Sneak Peek: Water & Wall in ArlingtonBy Olga Boikess | October 25, 2013 By Olga Boikess | October 25, 2013
Tim Ma’s Maple Ave Restaurant in Vienna, VA, was opened on a credit card, and is now a bright star on the foodie radar screen. Ergo, scoring one of the nine tables in its dining room can be a challenge. So it’s good news that he and his team are about to open another, bigger venue for his distinctive, modern American, globally influenced fare - this time in Arlington’s Virginia Square. It’s called Water & Wall, named for the intersection of the NYC streets where he and his wife/co-restaurateur Joey Hernandez lived when they first cooked up their restaurant plans.
We talked with them about their strategy for Water & Wall, and they walked us through the airy, big-windowed space that’s still a work in progress.
Zagat: Why did you choose this location?
Tim Ma: Virginia Square is like the suburb of Clarendon and Ballston. We didn’t want to be in the middle of a crowd in those locations, we wanted to stand out on our own.
Zagat: Will the menu be similar to Maple Ave Restaurant?
Tim Ma: Some popular dishes like shrimp and grits, the mussels, and a pork dish will be on both menus. But this restaurant will definitely have its own identify. I will be switching up some preparations (like the bone marrow dish), adding more to the plate (relishes, vegetable) and introducing new dishes (like sweetbreads with deep-fried skate cheeks). One exciting thing about the bigger space is that I can offer a six-course tasting menu five nights a week.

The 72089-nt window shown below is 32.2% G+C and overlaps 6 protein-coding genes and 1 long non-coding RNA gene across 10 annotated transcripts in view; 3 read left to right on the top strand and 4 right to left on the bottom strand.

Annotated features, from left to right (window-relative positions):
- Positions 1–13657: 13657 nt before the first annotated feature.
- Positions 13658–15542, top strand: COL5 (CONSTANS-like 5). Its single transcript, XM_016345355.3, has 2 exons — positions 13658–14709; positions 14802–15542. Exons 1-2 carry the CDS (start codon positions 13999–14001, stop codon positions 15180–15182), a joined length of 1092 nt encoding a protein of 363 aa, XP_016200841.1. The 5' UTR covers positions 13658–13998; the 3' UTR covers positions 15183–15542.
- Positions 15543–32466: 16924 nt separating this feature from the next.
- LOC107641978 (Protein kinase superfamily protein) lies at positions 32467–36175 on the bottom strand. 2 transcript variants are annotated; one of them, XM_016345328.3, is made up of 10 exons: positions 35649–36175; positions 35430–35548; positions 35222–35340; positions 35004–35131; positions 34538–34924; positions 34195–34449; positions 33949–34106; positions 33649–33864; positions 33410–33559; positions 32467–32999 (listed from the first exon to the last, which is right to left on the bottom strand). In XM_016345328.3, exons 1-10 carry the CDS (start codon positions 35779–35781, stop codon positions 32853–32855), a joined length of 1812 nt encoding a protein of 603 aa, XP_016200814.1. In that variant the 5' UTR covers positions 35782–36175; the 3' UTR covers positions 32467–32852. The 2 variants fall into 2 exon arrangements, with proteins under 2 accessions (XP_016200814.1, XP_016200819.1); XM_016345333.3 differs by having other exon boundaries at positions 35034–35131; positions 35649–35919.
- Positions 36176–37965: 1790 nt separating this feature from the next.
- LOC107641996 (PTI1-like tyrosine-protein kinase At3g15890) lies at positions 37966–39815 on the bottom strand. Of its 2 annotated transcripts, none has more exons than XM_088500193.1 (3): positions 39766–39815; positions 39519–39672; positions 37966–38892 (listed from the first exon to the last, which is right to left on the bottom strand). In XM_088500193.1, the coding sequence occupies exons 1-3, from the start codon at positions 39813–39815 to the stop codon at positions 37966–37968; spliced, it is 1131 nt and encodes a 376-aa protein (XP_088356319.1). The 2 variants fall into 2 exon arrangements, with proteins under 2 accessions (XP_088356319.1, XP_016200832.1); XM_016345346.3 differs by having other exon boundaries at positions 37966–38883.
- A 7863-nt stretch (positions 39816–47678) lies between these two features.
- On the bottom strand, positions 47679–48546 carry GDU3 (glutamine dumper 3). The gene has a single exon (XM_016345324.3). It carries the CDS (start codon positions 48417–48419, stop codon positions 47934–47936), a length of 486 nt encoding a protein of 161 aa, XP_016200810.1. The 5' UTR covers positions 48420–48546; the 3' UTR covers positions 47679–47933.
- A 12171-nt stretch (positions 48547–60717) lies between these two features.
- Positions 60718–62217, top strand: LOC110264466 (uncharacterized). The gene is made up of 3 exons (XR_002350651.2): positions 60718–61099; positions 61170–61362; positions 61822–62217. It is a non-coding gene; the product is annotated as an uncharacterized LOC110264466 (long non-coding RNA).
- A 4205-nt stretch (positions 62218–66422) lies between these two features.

Zagat: You spent time at Momofuku restaurants in NYC. How has it influenced you?
Tim Ma: I was an extern there while I was still in culinary school, so I was given jobs like making ravioli. In fact, I never even saw the finished dish I was working on. I did learn to behave as a cook - to be clean, efficient and precise in what you do. Mostly I developed dishes by teaching myself to cook while running Maple Ave Restaurant with my sous chef, Nyi Nyi Myint. However, David Chang has had a huge effect on the culinary world. He’s taught us to cook what you think is cool. Put together the unexpected, but make no compromises in technique.
Zagat: Are you sourcing locally?
Tim Ma: We’ve always been responsible, but we don’t make a big thing about it - it’s what we do. We get our pork from Polyface Farms and our other meats from a similar source. Our produce comes from Tuscarora Farms.
Zagat: This restaurant has a bar area, can you tell us about the drinks?
Joey: Nick Seo, our general manager, can tell you about that.
Nick: We're going to start simply with a few speakeasy-inspired cocktails based on gin and bourbon, like a basil gin and tonic. The wine list will be simple too - eight whites and eight reds from locales, like Argentina, Spain, and the U.S. We’re looking for easy-drinking wines that are interesting and different. We’ll have two taps for craft beers, too.
Zagat: Tell us about the space.
Zagat: When do you plan to open the restaurant?
See the slides below for some of the highlights of our tour.